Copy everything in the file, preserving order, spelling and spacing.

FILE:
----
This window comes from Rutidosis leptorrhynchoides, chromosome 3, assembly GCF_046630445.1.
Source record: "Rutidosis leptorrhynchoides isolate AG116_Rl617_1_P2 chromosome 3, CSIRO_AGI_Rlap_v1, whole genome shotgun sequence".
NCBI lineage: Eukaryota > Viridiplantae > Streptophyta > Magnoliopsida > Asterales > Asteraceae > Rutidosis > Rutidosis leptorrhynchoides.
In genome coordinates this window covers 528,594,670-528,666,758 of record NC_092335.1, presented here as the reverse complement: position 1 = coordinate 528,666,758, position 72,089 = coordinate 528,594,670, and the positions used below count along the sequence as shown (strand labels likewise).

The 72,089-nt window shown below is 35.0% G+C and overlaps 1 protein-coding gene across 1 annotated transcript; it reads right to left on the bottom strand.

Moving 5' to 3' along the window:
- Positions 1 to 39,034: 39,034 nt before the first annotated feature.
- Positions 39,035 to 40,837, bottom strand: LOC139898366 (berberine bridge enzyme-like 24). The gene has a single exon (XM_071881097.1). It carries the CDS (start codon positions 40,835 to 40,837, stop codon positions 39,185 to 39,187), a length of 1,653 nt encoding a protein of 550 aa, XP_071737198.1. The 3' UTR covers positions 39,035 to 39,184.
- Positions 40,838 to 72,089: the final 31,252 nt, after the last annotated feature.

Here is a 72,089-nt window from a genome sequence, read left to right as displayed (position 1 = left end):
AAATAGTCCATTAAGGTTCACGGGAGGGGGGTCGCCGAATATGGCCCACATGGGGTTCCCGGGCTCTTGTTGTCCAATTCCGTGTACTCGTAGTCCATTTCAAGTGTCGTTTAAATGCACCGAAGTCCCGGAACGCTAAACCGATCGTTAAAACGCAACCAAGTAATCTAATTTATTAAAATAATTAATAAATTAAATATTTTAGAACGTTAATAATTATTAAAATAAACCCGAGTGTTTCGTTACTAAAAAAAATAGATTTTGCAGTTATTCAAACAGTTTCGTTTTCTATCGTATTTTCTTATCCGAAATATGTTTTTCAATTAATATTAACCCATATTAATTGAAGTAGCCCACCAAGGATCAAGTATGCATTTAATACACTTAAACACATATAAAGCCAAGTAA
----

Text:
This window comes from Rutidosis leptorrhynchoides, chromosome 3, assembly GCF_046630445.1.
Source record: "Rutidosis leptorrhynchoides isolate AG116_Rl617_1_P2 chromosome 3, CSIRO_AGI_Rlap_v1, whole genome shotgun sequence".
NCBI lineage: Eukaryota > Viridiplantae > Streptophyta > Magnoliopsida > Asterales > Asteraceae > Rutidosis > Rutidosis leptorrhynchoides.
In genome coordinates this window covers 528,594,670-528,666,758 of record NC_092335.1, presented here as the reverse complement: position 1 = coordinate 528,666,758, position 72,089 = coordinate 528,594,670, and the positions used below count along the sequence as shown (strand labels likewise).

The 72,089-nt window shown below is 35.0% G+C and overlaps 1 protein-coding gene across 1 annotated transcript; it reads right to left on the bottom strand.

Moving 5' to 3' along the window:
- Positions 1 to 39,034: 39,034 nt before the first annotated feature.
- Positions 39,035 to 40,837, bottom strand: LOC139898366 (berberine bridge enzyme-like 24). The gene has a single exon (XM_071881097.1). It carries the CDS (start codon positions 40,835 to 40,837, stop codon positions 39,185 to 39,187), a length of 1,653 nt encoding a protein of 550 aa, XP_071737198.1. The 3' UTR covers positions 39,035 to 39,184.
- Positions 40,838 to 72,089: the final 31,252 nt, after the last annotated feature.

Here is a 72,089-nt window from a genome sequence, read left to right as displayed (position 1 = left end):
AAATAGTCCATTAAGGTTCACGGGAGGGGGGTCGCCGAATATGGCCCACATGGGGTTCCCGGGCTCTTGTTGTCCAATTCCGTGTACTCGTAGTCCATTTCAAGTGTCGTTTAAATGCACCGAAGTCCCGGAACGCTAAACCGATCGTTAAAACGCAACCAAGTAATCTAATTTATTAAAATAATTAATAAATTAAATATTTTAGAACGTTAATAATTATTAAAATAAACCCGAGTGTTTCGTTACTAAAAAAAATAGATTTTGCAGTTATTCAAACAGTTTCGTTTTCTATCGTATTTTCTTATCCGAAATATGTTTTTCAATTAATATTAACCCATATTAATTGAAGTAGCCCACCAAGGATCAAGTATGCATTTAATACACTTAAACACATATAAAGCCAAGTAA